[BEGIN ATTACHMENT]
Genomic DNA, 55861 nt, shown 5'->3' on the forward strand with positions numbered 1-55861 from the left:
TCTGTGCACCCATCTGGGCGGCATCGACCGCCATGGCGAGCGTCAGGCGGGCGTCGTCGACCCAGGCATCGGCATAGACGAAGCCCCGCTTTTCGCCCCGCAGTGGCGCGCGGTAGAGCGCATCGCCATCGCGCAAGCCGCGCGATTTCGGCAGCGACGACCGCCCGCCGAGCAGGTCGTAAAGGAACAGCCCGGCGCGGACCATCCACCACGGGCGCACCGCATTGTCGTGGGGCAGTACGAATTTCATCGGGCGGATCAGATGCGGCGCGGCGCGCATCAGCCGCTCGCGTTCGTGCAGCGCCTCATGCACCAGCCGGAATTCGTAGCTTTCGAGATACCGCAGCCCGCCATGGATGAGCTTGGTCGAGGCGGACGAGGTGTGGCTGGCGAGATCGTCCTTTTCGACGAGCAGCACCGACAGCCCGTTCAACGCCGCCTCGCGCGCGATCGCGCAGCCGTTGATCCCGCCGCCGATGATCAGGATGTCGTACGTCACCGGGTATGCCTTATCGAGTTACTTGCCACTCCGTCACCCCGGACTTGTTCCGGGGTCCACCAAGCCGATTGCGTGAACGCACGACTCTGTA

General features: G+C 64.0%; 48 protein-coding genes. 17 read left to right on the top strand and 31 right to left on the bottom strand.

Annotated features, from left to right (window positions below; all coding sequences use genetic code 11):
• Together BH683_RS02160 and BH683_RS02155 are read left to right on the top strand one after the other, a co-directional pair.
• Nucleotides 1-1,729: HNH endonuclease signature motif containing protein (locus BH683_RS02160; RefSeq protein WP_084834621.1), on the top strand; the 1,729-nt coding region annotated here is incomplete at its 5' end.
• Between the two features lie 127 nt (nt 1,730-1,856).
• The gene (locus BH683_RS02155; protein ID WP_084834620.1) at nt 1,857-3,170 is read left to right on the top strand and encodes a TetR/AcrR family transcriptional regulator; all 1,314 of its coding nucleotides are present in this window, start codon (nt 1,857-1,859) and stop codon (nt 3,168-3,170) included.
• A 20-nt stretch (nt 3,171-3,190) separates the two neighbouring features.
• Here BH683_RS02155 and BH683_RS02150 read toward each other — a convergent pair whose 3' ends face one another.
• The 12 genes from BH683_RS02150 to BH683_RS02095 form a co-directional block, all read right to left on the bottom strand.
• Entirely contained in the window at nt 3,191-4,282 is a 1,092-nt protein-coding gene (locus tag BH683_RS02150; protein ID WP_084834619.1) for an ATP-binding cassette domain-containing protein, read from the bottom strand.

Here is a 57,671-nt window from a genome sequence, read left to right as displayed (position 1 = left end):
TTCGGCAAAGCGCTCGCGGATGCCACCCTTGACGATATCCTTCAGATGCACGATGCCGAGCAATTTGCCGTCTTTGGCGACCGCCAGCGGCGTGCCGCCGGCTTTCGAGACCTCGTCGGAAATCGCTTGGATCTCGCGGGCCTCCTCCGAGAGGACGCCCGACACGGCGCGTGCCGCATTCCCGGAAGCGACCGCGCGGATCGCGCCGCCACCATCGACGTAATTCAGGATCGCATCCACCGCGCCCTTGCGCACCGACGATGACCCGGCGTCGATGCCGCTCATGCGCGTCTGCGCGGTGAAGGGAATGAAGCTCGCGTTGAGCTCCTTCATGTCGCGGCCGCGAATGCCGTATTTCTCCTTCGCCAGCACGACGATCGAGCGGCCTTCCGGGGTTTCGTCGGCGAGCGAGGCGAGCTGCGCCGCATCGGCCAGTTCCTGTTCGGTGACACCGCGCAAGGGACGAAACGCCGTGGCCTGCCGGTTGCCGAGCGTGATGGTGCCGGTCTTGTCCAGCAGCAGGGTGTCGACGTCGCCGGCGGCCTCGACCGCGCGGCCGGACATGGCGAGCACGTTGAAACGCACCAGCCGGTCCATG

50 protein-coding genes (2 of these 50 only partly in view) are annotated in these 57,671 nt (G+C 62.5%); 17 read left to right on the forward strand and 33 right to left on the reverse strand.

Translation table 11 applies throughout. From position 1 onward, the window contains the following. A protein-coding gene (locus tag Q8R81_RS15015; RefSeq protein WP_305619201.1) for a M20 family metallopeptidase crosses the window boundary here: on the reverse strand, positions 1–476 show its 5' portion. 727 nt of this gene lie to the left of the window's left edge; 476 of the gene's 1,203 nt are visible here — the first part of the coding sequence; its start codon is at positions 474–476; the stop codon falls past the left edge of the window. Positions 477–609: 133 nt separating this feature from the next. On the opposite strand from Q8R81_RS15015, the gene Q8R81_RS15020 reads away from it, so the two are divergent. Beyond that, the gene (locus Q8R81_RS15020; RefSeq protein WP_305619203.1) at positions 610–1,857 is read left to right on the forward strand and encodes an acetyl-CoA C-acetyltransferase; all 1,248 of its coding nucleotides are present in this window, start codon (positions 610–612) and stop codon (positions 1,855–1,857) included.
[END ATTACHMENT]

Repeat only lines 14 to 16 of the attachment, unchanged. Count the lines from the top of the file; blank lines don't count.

TTCGGCAAAGCGCTCGCGGATGCCACCCTTGACGATATCCTTCAGATGCACGATGCCGAGCAATTTGCCGTCTTTGGCGACCGCCAGCGGCGTGCCGCCGGCTTTCGAGACCTCGTCGGAAATCGCTTGGATCTCGCGGGCCTCCTCCGAGAGGACGCCCGACACGGCGCGTGCCGCATTCCCGGAAGCGACCGCGCGGATCGCGCCGCCACCATCGACGTAATTCAGGATCGCATCCACCGCGCCCTTGCGCACCGACGATGACCCGGCGTCGATGCCGCTCATGCGCGTCTGCGCGGTGAAGGGAATGAAGCTCGCGTTGAGCTCCTTCATGTCGCGGCCGCGAATGCCGTATTTCTCCTTCGCCAGCACGACGATCGAGCGGCCTTCCGGGGTTTCGTCGGCGAGCGAGGCGAGCTGCGCCGCATCGGCCAGTTCCTGTTCGGTGACACCGCGCAAGGGACGAAACGCCGTGGCCTGCCGGTTGCCGAGCGTGATGGTGCCGGTCTTGTCCAGCAGCAGGGTGTCGACGTCGCCGGCGGCCTCGACCGCGCGGCCGGACATGGCGAGCACGTTGAAACGCACCAGCCGGTCCATG

50 protein-coding genes (2 of these 50 only partly in view) are annotated in these 57,671 nt (G+C 62.5%); 17 read left to right on the forward strand and 33 right to left on the reverse strand.

Translation table 11 applies throughout. From position 1 onward, the window contains the following. A protein-coding gene (locus tag Q8R81_RS15015; RefSeq protein WP_305619201.1) for a M20 family metallopeptidase crosses the window boundary here: on the reverse strand, positions 1–476 show its 5' portion. 727 nt of this gene lie to the left of the window's left edge; 476 of the gene's 1,203 nt are visible here — the first part of the coding sequence; its start codon is at positions 474–476; the stop codon falls past the left edge of the window. Positions 477–609: 133 nt separating this feature from the next. On the opposite strand from Q8R81_RS15015, the gene Q8R81_RS15020 reads away from it, so the two are divergent. Beyond that, the gene (locus Q8R81_RS15020; RefSeq protein WP_305619203.1) at positions 610–1,857 is read left to right on the forward strand and encodes an acetyl-CoA C-acetyltransferase; all 1,248 of its coding nucleotides are present in this window, start codon (positions 610–612) and stop codon (positions 1,855–1,857) included.